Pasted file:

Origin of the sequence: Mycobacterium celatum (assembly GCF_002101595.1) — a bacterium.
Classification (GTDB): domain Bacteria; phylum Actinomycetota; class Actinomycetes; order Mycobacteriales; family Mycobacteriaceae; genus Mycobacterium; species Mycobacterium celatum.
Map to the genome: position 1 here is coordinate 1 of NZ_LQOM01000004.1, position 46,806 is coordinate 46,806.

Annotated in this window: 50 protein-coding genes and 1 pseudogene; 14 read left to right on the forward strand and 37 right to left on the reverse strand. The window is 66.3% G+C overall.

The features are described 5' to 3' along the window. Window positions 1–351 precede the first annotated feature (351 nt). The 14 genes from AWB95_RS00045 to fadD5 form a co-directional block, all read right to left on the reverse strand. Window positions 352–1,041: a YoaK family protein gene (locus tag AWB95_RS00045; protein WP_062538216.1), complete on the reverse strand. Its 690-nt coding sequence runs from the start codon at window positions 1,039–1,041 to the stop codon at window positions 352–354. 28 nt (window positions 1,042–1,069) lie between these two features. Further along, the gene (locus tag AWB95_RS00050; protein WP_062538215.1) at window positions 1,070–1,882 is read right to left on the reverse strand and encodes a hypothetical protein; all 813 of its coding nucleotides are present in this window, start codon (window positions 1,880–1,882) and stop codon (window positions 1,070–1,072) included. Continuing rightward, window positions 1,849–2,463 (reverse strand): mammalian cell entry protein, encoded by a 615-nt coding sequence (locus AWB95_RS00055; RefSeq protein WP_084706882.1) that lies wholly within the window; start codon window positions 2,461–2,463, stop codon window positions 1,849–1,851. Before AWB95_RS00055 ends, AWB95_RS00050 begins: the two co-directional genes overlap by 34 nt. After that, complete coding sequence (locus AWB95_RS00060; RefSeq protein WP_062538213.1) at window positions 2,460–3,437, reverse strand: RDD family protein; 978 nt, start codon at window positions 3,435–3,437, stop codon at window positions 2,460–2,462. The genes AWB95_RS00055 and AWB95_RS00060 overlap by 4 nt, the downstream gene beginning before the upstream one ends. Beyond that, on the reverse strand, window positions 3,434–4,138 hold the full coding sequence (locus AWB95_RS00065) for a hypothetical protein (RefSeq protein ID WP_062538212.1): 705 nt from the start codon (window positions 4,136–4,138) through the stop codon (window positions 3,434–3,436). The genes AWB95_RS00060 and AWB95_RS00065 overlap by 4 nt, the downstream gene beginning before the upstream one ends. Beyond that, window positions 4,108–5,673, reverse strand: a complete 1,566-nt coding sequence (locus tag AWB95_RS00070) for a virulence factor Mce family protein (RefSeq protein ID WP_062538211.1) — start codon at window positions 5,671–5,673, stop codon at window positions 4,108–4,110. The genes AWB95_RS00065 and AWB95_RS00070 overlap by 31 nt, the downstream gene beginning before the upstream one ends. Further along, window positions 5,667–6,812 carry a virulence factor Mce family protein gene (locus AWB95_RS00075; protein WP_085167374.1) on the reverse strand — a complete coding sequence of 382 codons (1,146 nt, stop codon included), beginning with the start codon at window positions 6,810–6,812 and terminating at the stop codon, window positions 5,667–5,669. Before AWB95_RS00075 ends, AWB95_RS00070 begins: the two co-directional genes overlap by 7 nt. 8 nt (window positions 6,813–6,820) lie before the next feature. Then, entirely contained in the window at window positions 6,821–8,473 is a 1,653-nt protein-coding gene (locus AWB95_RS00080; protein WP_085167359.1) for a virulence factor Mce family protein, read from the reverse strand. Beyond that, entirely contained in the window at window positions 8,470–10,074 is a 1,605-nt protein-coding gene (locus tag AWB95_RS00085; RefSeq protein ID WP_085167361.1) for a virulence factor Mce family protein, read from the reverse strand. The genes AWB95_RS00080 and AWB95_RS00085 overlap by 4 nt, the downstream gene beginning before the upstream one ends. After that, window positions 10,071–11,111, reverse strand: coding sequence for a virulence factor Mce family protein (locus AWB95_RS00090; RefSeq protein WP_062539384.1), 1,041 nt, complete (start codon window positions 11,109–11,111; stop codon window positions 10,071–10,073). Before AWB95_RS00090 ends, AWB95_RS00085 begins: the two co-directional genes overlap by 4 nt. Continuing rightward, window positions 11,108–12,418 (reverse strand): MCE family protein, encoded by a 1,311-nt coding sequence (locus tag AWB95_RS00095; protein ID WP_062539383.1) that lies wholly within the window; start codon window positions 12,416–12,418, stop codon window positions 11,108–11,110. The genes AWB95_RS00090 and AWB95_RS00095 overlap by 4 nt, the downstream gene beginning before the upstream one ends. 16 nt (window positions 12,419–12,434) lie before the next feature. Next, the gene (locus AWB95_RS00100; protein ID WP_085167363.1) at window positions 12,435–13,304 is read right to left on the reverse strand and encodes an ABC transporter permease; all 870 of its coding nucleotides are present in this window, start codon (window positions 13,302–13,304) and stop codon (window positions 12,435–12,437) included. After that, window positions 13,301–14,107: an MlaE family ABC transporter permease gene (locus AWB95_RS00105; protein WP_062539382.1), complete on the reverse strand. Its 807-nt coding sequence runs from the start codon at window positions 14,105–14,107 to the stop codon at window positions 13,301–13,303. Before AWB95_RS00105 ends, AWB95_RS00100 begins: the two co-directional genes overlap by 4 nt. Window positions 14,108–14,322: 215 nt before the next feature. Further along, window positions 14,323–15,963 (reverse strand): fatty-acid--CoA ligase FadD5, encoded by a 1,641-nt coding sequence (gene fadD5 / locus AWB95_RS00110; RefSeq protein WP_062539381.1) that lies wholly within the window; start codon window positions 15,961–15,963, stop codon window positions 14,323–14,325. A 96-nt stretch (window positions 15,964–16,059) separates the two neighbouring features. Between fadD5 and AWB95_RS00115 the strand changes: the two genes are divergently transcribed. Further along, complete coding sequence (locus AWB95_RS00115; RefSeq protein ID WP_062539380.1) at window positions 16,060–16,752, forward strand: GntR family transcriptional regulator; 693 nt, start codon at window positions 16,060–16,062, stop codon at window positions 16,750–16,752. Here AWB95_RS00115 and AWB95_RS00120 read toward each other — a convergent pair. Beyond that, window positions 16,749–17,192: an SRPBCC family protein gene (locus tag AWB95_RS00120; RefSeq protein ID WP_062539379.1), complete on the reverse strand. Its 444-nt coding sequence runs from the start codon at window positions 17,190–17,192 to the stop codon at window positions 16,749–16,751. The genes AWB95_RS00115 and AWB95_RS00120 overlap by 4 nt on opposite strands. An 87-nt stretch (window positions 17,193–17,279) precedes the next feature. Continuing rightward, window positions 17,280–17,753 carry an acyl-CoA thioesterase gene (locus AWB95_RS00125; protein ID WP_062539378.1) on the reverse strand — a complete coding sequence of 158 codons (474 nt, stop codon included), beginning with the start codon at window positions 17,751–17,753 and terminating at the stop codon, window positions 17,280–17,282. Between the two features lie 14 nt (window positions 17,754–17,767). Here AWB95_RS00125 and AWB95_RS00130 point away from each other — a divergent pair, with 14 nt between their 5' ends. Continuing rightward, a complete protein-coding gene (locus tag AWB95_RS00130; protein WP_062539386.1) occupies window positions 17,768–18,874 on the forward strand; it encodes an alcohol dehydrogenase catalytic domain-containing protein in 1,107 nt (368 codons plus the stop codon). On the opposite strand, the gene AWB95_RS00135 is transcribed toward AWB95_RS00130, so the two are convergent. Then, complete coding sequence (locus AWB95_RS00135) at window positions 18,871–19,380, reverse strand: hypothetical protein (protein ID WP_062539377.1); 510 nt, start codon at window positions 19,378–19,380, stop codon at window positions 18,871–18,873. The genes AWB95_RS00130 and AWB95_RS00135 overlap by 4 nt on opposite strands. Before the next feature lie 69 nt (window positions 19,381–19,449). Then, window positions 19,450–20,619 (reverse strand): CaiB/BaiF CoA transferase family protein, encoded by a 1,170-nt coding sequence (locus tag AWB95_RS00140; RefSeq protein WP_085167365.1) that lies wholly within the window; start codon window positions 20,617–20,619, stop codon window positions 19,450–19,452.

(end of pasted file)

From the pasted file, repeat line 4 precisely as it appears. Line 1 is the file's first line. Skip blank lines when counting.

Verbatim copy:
Annotated in this window: 50 protein-coding genes and 1 pseudogene; 14 read left to right on the forward strand and 37 right to left on the reverse strand. The window is 66.3% G+C overall.